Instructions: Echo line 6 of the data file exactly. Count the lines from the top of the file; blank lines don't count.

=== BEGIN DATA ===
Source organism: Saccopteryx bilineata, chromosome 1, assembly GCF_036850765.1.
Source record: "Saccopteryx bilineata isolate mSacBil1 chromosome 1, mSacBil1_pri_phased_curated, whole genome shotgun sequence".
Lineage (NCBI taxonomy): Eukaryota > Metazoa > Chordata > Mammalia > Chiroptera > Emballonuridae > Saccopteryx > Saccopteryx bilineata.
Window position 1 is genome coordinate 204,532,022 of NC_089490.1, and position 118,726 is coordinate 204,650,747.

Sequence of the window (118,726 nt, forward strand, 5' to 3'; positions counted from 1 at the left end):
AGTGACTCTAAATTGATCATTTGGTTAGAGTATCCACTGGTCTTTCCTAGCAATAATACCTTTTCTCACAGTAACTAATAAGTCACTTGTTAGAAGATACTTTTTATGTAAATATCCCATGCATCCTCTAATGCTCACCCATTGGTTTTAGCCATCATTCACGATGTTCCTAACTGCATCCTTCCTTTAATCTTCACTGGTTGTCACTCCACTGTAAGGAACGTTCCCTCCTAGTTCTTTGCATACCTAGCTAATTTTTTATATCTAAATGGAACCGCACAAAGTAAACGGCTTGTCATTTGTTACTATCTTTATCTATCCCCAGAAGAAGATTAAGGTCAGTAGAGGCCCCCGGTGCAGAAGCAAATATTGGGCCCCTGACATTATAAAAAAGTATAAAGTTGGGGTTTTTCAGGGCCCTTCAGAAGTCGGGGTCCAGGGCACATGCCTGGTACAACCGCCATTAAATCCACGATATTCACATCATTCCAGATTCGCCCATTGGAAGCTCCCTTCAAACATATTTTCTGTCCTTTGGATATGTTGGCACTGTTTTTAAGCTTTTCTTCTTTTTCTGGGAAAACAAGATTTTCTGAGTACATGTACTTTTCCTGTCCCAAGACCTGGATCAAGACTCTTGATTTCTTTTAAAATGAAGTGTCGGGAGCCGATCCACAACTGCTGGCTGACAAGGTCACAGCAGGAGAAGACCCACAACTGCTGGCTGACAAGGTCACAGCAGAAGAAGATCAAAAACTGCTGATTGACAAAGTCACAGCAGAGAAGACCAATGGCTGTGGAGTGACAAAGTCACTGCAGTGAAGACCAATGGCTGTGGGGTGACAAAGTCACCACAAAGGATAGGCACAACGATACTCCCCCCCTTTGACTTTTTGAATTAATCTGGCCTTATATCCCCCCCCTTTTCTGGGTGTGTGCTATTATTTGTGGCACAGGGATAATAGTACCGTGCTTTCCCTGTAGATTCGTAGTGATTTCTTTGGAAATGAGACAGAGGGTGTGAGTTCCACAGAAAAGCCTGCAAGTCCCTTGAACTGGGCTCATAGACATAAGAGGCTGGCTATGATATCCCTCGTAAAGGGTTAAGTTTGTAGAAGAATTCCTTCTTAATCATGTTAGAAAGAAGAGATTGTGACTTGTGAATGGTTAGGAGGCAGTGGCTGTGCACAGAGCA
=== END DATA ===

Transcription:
AGTGACTCTAAATTGATCATTTGGTTAGAGTATCCACTGGTCTTTCCTAGCAATAATACCTTTTCTCACAGTAACTAATAAGTCACTTGTTAGAAGATACTTTTTATGTAAATATCCCATGCATCCTCTAATGCTCACCCATTGGTTTTAGCCATCATTCACGATGTTCCTAACTGCATCCTTCCTTTAATCTTCACTGGTTGTCACTCCACTGTAAGGAACGTTCCCTCCTAGTTCTTTGCATACCTAGCTAATTTTTTATATCTAAATGGAACCGCACAAAGTAAACGGCTTGTCATTTGTTACTATCTTTATCTATCCCCAGAAGAAGATTAAGGTCAGTAGAGGCCCCCGGTGCAGAAGCAAATATTGGGCCCCTGACATTATAAAAAAGTATAAAGTTGGGGTTTTTCAGGGCCCTTCAGAAGTCGGGGTCCAGGGCACATGCCTGGTACAACCGCCATTAAATCCACGATATTCACATCATTCCAGATTCGCCCATTGGAAGCTCCCTTCAAACATATTTTCTGTCCTTTGGATATGTTGGCACTGTTTTTAAGCTTTTCTTCTTTTTCTGGGAAAACAAGATTTTCTGAGTACATGTACTTTTCCTGTCCCAAGACCTGGATCAAGACTCTTGATTTCTTTTAAAATGAAGTGTCGGGAGCCGATCCACAACTGCTGGCTGACAAGGTCACAGCAGGAGAAGACCCACAACTGCTGGCTGACAAGGTCACAGCAGAAGAAGATCAAAAACTGCTGATTGACAAAGTCACAGCAGAGAAGACCAATGGCTGTGGAGTGACAAAGTCACTGCAGTGAAGACCAATGGCTGTGGGGTGACAAAGTCACCACAAAGGATAGGCACAACGATACTCCCCCCCTTTGACTTTTTGAATTAATCTGGCCTTATATCCCCCCCCTTTTCTGGGTGTGTGCTATTATTTGTGGCACAGGGATAATAGTACCGTGCTTTCCCTGTAGATTCGTAGTGATTTCTTTGGAAATGAGACAGAGGGTGTGAGTTCCACAGAAAAGCCTGCAAGTCCCTTGAACTGGGCTCATAGACATAAGAGGCTGGCTATGATATCCCTCGTAAAGGGTTAAGTTTGTAGAAGAATTCCTTCTTAATCATGTTAGAAAGAAGAGATTGTGACTTGTGAATGGTTAGGAGGCAGTGGCTGTGCACAGAGCA